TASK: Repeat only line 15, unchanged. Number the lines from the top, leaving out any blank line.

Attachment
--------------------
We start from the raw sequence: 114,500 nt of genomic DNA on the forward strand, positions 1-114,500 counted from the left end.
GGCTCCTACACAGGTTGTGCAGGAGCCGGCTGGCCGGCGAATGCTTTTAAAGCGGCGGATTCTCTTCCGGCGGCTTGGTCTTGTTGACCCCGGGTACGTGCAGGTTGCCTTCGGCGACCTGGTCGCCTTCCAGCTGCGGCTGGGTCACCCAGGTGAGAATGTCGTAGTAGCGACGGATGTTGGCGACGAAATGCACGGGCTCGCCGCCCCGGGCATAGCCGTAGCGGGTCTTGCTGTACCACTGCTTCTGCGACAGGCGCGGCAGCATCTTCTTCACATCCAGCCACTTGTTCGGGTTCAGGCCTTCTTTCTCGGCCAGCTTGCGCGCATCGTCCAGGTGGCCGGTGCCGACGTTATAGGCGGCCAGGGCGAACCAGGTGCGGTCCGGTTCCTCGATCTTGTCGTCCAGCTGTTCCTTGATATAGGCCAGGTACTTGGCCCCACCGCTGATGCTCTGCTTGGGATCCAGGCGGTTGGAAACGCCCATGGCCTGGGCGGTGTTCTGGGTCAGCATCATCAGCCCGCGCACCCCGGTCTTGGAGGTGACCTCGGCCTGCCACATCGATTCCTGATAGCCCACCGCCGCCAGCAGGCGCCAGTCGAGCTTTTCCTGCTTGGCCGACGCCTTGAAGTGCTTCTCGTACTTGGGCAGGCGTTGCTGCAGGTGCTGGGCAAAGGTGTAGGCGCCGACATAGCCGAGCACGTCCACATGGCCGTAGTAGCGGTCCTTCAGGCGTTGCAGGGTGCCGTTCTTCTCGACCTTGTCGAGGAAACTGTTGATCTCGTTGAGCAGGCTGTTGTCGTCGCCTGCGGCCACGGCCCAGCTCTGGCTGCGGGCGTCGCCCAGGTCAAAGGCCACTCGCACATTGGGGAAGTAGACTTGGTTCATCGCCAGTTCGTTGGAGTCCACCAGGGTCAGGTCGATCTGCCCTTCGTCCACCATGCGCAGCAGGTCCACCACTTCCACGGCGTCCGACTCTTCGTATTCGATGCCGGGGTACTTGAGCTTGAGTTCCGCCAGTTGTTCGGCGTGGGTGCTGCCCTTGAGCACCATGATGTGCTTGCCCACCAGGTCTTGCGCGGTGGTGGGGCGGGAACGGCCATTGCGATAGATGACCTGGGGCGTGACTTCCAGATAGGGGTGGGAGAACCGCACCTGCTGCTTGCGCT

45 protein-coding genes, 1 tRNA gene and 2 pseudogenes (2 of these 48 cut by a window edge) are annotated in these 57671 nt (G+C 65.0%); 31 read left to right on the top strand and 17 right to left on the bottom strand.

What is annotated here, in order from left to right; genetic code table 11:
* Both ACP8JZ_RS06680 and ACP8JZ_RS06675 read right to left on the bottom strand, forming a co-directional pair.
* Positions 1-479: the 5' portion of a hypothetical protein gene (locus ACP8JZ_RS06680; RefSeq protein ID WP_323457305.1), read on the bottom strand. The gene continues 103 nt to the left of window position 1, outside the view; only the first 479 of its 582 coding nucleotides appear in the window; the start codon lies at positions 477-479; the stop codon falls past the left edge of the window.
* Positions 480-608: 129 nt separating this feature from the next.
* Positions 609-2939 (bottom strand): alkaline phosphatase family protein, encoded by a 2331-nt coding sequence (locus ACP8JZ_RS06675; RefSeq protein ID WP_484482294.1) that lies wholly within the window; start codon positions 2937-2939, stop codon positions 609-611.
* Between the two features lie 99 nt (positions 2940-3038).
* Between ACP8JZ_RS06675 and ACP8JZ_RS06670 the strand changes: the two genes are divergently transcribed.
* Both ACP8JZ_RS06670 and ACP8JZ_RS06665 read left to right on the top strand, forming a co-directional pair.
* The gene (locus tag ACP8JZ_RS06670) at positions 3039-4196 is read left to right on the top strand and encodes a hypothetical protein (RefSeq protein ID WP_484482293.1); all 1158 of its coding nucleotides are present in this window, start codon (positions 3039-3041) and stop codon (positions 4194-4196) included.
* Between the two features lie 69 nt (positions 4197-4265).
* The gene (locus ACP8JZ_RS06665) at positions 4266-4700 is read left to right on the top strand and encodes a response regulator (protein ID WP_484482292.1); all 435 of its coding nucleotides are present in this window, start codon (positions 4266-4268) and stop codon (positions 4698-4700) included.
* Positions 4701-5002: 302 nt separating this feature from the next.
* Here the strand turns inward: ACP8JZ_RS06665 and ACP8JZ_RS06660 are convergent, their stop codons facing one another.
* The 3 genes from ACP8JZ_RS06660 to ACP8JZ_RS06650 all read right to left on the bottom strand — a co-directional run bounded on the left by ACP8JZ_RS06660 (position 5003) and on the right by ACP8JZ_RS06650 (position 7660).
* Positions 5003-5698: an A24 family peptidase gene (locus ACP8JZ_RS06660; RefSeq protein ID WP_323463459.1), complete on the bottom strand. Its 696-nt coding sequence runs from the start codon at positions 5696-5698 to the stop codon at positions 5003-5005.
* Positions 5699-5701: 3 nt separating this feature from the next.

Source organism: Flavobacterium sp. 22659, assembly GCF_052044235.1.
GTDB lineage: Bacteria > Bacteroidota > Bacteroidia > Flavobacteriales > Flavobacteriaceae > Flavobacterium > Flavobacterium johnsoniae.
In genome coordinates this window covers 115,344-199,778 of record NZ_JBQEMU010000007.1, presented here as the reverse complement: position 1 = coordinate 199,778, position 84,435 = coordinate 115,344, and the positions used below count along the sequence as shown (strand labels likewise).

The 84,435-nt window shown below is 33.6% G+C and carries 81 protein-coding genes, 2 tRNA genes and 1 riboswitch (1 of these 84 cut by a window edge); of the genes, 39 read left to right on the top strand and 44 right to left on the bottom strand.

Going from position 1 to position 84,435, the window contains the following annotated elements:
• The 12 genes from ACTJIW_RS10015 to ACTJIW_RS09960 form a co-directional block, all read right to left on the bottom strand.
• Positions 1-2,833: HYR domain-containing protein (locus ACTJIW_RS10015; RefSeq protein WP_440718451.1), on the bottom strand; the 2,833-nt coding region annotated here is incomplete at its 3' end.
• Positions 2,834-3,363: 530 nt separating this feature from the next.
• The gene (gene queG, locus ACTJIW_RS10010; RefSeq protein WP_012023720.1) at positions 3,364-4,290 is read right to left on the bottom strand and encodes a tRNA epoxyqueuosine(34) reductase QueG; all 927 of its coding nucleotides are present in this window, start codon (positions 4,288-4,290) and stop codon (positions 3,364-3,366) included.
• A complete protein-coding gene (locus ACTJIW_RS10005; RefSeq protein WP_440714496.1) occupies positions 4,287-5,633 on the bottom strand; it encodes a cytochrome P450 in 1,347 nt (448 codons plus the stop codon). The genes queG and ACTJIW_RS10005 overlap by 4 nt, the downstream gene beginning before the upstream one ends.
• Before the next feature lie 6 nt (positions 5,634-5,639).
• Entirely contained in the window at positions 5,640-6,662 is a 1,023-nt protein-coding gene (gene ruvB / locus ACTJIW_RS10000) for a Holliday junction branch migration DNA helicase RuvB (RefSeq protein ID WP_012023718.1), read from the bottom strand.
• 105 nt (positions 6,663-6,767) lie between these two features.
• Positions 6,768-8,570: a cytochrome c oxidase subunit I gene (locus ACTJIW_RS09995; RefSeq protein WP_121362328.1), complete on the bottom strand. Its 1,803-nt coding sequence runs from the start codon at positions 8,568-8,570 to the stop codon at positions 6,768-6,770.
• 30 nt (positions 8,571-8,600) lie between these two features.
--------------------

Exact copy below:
* Positions 4701-5002: 302 nt separating this feature from the next.